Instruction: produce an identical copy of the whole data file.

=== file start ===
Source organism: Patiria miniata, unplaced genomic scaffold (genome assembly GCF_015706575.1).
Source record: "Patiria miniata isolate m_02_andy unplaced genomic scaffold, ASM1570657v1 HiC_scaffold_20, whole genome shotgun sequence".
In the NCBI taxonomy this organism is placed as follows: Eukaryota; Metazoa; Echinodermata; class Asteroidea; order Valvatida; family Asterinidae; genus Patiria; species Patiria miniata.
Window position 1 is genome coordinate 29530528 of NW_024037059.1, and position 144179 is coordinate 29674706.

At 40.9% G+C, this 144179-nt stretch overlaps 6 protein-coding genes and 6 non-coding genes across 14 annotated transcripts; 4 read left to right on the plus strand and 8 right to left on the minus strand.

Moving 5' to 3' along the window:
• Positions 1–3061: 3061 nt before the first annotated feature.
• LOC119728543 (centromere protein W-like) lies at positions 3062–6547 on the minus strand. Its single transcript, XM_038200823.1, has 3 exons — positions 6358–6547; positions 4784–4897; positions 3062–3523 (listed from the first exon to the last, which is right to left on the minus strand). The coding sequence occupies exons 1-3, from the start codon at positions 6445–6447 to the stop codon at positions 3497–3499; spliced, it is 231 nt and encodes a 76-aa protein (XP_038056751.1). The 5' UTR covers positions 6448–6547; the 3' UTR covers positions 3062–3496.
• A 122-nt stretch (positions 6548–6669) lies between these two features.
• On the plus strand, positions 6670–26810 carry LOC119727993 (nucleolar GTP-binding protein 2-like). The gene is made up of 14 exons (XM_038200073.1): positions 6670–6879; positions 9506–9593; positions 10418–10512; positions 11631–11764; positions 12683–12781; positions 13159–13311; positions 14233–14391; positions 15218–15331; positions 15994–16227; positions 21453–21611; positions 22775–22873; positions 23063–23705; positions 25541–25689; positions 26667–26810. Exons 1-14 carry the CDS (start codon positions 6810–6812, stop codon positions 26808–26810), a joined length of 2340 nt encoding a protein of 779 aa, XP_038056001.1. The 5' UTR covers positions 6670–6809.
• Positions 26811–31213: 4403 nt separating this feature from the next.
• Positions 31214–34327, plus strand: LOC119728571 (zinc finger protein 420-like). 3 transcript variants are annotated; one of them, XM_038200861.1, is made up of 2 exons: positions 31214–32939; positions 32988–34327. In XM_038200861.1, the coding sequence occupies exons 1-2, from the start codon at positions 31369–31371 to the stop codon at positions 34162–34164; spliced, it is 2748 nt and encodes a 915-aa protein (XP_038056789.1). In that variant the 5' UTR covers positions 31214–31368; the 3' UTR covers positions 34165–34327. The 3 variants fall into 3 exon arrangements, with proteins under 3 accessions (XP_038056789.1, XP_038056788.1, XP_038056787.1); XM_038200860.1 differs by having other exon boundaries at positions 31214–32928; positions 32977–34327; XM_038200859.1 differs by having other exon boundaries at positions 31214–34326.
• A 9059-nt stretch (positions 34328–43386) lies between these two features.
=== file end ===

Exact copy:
Source organism: Patiria miniata, unplaced genomic scaffold (genome assembly GCF_015706575.1).
Source record: "Patiria miniata isolate m_02_andy unplaced genomic scaffold, ASM1570657v1 HiC_scaffold_20, whole genome shotgun sequence".
In the NCBI taxonomy this organism is placed as follows: Eukaryota; Metazoa; Echinodermata; class Asteroidea; order Valvatida; family Asterinidae; genus Patiria; species Patiria miniata.
Window position 1 is genome coordinate 29530528 of NW_024037059.1, and position 144179 is coordinate 29674706.

At 40.9% G+C, this 144179-nt stretch overlaps 6 protein-coding genes and 6 non-coding genes across 14 annotated transcripts; 4 read left to right on the plus strand and 8 right to left on the minus strand.

Moving 5' to 3' along the window:
• Positions 1–3061: 3061 nt before the first annotated feature.
• LOC119728543 (centromere protein W-like) lies at positions 3062–6547 on the minus strand. Its single transcript, XM_038200823.1, has 3 exons — positions 6358–6547; positions 4784–4897; positions 3062–3523 (listed from the first exon to the last, which is right to left on the minus strand). The coding sequence occupies exons 1-3, from the start codon at positions 6445–6447 to the stop codon at positions 3497–3499; spliced, it is 231 nt and encodes a 76-aa protein (XP_038056751.1). The 5' UTR covers positions 6448–6547; the 3' UTR covers positions 3062–3496.
• A 122-nt stretch (positions 6548–6669) lies between these two features.
• On the plus strand, positions 6670–26810 carry LOC119727993 (nucleolar GTP-binding protein 2-like). The gene is made up of 14 exons (XM_038200073.1): positions 6670–6879; positions 9506–9593; positions 10418–10512; positions 11631–11764; positions 12683–12781; positions 13159–13311; positions 14233–14391; positions 15218–15331; positions 15994–16227; positions 21453–21611; positions 22775–22873; positions 23063–23705; positions 25541–25689; positions 26667–26810. Exons 1-14 carry the CDS (start codon positions 6810–6812, stop codon positions 26808–26810), a joined length of 2340 nt encoding a protein of 779 aa, XP_038056001.1. The 5' UTR covers positions 6670–6809.
• Positions 26811–31213: 4403 nt separating this feature from the next.
• Positions 31214–34327, plus strand: LOC119728571 (zinc finger protein 420-like). 3 transcript variants are annotated; one of them, XM_038200861.1, is made up of 2 exons: positions 31214–32939; positions 32988–34327. In XM_038200861.1, the coding sequence occupies exons 1-2, from the start codon at positions 31369–31371 to the stop codon at positions 34162–34164; spliced, it is 2748 nt and encodes a 915-aa protein (XP_038056789.1). In that variant the 5' UTR covers positions 31214–31368; the 3' UTR covers positions 34165–34327. The 3 variants fall into 3 exon arrangements, with proteins under 3 accessions (XP_038056789.1, XP_038056788.1, XP_038056787.1); XM_038200860.1 differs by having other exon boundaries at positions 31214–32928; positions 32977–34327; XM_038200859.1 differs by having other exon boundaries at positions 31214–34326.
• A 9059-nt stretch (positions 34328–43386) lies between these two features.